Pedestrian friendly, and still accessible by car
One of the best things I can say about the downtown restoration and improvement efforts of the past 25 years is that they've NOT fallen victim to the "get rid of car traffic" mentality. Instead, they've incorporated both pedestrian needs with the reality of traffic via a two-pronged effort.
First, there are only four main streets in the downtown area with two-way traffic. These are Monroe, Adams, College and Tennessee. Park Avenue is actually a divided street, with east and westbound lanes separated by a wide streak of city parks. All other traffic ways are one way affairs, which tends to keep traffic moving. And, for the area very near to the state capitol complex, they've done traffic calming, via bricking the road (Adams) and making it a winding path. Additionally, all of the streets in the most heavily pedestrian areas of town are four-way stops, which keep traffic much calmer. The other streets have well-timed lights that keep the traffic moving and unobtrusive.
Walking around in the city park string of Park Avenue, or down the Adams street common area is most relaxing and enjoyable, and features many of the area's most beautiful edifice restoration examples. I enjoy visiting the weekend street markets that are held in the "string of parks" along Park Avenue.
For anyone staying at the downtown Doubletree Hotel, access to the string of parks and all of downtown is literally a breeze. :)
san marcos de apalache
the fort of san marcos de apalache is a historic state park located in st marks florida. the spanish built the original fort on a point between the st marks and wakulla rivers in 1680. the spanish ceded the fort to the united states in 1821. from 1861 to 1865 the fort was used by confederate troops to protect tallahassee from northern attack. a interesting site to visit when in the tallahassee area. from tallahassee take hwy 363 south to st marks. from riverside drive in st marks go west 1/8 mile then left on desota park drive. the museum is closed on tuesdays and wednesdays.
Tallahassee's FIRST Italian place
Back in 1963, Nino Violante and his wife Isolde started what became a Tallahassee legend.... Mom and Dad's Italian restaurant. In the days before Tallahassee became a bigger city, hour-long waits were the norm out at Mom and Dad's... The food, service and friendship was that good. This is one of those places that the governor and the garbageman were both welcomed with open arms.
Nino turned it over to family members in the late 1970s. The crowds are nowhere near as large now, but it's no indictment on the food or service, which remain very very good. It's just that Tallahassee has so many places to eat now, not the least of which is "Nino's" a restaurant that Mom and Dad's founder Violante started up in the late 1980s when he found it impossible to stay retired.
There are fancier places, and you'll find places with a snootier, high-class serving of Italian food. But if you want excellent home-cooking, assuming your home is in Trastevere and you can see Capitoline hill from you backyard fountain area , then Mom and Dad's is your place.
Great service and always a smile. Mom and Dad's is closed on Sundays and Mondays. Open for dinner all other days, reservations are accepted, but rarely needed for an average-sized party.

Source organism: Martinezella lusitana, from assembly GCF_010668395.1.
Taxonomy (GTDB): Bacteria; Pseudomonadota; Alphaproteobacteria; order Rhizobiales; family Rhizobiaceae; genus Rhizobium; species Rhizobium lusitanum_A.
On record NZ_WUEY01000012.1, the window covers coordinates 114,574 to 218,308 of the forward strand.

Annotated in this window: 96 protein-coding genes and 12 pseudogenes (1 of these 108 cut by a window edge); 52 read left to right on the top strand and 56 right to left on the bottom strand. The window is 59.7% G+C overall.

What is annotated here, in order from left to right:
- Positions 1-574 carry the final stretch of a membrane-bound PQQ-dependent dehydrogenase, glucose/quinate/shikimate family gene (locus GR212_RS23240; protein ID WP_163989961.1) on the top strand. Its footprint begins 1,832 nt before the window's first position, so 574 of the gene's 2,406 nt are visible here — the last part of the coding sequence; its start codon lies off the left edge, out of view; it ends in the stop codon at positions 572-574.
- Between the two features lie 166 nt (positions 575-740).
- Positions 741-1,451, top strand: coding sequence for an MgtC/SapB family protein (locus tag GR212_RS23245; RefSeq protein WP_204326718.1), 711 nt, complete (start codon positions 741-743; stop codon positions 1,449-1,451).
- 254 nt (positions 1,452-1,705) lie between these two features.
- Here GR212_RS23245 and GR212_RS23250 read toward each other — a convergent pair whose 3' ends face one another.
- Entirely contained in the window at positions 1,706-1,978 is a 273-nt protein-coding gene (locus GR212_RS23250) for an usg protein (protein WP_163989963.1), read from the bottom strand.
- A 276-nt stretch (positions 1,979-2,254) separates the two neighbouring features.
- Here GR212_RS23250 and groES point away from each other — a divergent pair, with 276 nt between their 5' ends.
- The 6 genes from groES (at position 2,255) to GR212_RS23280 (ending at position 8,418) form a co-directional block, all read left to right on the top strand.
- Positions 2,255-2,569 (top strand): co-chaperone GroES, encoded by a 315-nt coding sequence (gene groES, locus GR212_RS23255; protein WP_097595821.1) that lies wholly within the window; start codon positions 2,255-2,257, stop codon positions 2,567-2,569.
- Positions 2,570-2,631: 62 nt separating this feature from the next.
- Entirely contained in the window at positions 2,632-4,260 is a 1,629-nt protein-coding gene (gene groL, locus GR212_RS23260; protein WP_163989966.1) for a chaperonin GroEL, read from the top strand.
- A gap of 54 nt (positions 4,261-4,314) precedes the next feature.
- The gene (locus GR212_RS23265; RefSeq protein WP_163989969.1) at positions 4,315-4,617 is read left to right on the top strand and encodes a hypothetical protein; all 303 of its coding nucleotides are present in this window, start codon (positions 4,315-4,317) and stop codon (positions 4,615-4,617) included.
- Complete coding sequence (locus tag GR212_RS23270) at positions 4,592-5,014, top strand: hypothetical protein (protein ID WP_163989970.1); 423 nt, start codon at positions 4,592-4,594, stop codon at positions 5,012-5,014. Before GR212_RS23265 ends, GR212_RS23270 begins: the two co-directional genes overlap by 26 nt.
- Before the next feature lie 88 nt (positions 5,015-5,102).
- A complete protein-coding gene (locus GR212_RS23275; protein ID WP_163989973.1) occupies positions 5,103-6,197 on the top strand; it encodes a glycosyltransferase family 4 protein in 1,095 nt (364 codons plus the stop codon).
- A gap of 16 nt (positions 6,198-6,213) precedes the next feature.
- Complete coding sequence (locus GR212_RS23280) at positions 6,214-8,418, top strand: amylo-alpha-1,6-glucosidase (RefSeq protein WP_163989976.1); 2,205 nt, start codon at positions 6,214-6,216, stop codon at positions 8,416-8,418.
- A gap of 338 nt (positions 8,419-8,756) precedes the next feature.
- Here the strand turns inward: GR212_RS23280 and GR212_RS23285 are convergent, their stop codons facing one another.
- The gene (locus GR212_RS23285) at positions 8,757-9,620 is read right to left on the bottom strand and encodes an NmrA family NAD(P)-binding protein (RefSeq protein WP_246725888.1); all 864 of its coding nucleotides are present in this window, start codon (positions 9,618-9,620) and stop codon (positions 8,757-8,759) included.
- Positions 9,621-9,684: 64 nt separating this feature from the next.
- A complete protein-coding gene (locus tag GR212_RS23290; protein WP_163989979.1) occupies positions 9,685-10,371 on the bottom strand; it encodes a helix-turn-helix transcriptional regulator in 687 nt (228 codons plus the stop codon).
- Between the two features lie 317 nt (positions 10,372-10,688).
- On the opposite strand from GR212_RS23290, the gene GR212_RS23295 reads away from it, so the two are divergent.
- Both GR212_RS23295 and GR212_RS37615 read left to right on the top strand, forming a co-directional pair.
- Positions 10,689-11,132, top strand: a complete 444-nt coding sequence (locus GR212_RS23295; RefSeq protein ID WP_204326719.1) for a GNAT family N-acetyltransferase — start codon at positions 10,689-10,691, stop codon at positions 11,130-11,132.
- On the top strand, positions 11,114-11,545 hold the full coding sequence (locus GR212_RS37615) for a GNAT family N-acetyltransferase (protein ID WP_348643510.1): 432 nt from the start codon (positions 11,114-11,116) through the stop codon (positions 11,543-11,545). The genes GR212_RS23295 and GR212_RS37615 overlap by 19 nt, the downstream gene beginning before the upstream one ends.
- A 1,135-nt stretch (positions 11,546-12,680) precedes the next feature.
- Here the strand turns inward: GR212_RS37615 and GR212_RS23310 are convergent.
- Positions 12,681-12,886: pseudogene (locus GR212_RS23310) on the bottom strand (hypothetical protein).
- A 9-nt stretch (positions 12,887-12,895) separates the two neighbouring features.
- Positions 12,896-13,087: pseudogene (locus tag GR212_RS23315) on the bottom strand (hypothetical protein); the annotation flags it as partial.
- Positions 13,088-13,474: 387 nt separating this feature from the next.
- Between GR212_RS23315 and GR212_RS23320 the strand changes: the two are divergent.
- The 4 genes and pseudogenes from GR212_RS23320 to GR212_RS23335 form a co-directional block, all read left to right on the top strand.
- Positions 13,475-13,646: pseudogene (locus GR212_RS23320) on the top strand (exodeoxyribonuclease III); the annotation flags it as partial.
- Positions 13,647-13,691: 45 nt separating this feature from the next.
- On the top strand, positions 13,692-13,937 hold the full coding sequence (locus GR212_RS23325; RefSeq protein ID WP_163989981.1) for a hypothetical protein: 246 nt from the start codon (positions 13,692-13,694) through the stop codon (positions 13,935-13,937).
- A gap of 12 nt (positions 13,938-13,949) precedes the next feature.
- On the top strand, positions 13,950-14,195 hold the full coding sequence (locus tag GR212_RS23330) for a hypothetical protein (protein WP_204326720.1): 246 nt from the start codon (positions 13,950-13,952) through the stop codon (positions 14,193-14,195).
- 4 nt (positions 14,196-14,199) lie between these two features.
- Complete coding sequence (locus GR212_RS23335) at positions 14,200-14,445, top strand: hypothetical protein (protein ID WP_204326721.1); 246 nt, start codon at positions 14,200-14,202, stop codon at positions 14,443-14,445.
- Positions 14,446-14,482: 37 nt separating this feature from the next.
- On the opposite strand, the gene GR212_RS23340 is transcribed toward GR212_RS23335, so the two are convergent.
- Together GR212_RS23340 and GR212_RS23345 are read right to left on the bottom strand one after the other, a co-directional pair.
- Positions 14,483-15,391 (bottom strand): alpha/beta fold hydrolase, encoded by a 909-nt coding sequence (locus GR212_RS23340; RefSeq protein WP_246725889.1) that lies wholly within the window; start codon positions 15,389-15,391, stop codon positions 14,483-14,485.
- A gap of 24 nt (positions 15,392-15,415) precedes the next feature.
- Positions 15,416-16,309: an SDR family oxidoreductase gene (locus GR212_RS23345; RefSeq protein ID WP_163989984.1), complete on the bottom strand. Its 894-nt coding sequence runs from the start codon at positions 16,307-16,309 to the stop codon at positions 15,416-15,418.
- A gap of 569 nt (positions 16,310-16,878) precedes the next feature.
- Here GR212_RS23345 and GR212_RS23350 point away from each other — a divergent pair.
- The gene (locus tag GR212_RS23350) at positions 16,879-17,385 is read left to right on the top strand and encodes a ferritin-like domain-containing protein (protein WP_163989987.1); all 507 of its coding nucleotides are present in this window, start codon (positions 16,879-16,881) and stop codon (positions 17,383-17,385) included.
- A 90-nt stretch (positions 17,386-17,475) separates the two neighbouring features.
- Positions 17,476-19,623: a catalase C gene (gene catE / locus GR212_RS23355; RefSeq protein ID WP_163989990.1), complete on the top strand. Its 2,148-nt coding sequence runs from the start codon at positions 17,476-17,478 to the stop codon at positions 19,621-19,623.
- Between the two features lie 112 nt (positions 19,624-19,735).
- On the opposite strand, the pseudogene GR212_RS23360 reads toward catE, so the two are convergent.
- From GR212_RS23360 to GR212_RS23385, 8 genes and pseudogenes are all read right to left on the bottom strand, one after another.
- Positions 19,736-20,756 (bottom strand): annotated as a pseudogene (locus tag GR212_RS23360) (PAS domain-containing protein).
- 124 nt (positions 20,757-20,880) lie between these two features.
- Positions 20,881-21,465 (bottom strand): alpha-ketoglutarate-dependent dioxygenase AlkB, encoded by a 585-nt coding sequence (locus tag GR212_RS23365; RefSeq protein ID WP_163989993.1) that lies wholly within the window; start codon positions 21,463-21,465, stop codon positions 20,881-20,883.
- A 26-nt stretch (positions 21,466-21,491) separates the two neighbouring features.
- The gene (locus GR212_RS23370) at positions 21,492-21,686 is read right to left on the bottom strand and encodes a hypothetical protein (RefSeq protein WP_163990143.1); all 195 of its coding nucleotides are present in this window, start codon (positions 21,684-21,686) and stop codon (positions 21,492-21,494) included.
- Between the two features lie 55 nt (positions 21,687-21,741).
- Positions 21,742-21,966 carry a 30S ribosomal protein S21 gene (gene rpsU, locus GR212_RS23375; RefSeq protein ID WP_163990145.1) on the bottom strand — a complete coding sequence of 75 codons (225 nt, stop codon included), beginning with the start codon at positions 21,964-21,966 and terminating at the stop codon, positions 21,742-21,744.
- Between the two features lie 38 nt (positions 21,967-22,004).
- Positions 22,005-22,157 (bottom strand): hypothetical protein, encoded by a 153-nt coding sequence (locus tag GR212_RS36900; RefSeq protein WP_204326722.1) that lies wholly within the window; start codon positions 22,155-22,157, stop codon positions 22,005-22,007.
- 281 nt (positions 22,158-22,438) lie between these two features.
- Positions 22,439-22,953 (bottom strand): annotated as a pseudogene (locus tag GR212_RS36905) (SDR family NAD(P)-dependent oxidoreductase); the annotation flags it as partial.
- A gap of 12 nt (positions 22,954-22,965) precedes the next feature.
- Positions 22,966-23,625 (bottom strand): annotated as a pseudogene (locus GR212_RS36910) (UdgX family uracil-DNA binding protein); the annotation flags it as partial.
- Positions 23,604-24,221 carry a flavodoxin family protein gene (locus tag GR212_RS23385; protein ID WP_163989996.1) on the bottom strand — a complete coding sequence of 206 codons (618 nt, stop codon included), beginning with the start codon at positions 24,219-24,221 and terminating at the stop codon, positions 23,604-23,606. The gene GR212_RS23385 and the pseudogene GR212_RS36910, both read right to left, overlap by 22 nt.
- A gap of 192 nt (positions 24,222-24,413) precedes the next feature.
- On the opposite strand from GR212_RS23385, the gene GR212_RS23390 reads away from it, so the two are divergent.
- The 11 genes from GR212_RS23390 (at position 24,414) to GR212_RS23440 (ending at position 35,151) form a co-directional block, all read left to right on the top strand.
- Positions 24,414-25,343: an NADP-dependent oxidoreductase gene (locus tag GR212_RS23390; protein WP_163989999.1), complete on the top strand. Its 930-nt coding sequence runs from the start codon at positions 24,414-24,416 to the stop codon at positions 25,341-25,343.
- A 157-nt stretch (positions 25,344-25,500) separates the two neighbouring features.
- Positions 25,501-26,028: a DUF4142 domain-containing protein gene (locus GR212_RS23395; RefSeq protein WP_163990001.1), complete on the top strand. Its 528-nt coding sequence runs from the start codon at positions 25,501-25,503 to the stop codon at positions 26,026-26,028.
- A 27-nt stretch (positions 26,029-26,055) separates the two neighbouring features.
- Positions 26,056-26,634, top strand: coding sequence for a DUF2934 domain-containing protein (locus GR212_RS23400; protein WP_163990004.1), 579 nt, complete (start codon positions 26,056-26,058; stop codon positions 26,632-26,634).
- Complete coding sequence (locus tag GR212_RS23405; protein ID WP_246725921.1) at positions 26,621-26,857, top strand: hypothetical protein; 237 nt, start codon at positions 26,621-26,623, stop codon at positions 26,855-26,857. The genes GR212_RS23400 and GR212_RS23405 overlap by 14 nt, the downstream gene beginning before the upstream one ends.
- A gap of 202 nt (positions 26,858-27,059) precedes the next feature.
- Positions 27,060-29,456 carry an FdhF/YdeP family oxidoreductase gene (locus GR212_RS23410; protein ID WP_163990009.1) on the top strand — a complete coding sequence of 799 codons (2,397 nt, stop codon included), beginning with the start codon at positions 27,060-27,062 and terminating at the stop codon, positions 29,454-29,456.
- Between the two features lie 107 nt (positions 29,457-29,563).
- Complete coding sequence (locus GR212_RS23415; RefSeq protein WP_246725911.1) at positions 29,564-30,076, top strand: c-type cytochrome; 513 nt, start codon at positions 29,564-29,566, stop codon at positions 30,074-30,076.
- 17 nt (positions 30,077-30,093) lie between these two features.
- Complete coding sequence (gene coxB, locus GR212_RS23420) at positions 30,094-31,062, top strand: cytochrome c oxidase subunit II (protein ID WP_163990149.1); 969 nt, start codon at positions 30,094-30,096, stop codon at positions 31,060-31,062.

VERY reasonable prices, a decent little wine list, plenty of parking. And, since Tallahassee's grown so much, Mom and Dad's is "close in". It's never moved, mind you... the city's just grown out towards it. When opened in 1963, it was in the "boonies", so to speak.
We try to hit Mom and Dad's every eight or ten months, just for old time's sake. Give it a try on your next trip to Tallytown. The last time I was there, I went traditional...
A nice plate of spaghetti with homemade Bolognese sauce. Added a couple of giant and tasty meatballs, too.
I had the sweet spumoni for dessert.
Appetizers? Everyone else in my party did the crab-stuffed mushrooms. I went traditional and had the escargot in garlic butter. You know what?? I've eaten escargot all over the world, hundreds of times. In my opinion, Mom and Dad's has some of the best around.
Visit St. John's Episcopal Church
Right in downtown Tallahassee is historic St. John's Episcopal church. It's truly a little slice of England nestled into the heart of Florida's Capital City.
Besides being a very peaceful place to rest on a hot afternoon, a small picnic on the church grounds is also a good idea.
The interior of St. John's is also very pleasing and old fashioned. The church has an excellent pipe organ. And on any given day, the bells of St. John's ring out over the city of Tallahassee on the hour.
Tallahassee is the capital of Florida. It was built because it was equidistant from the two originally important towns, Pensacola and St. Augustine. It is a lot more cosmopolitan than the neighboring Pensacola due to presence of state government and many students. It is located on steep hills and is full of beautiful mature trees covered with Spanish moss. In short, it is an enjoyable detour if you are traveling down I-10.
the downtown has a lot of buildings from the turn of XX century
generally the older buildings are in good condition, and are the home to various firms and restaurants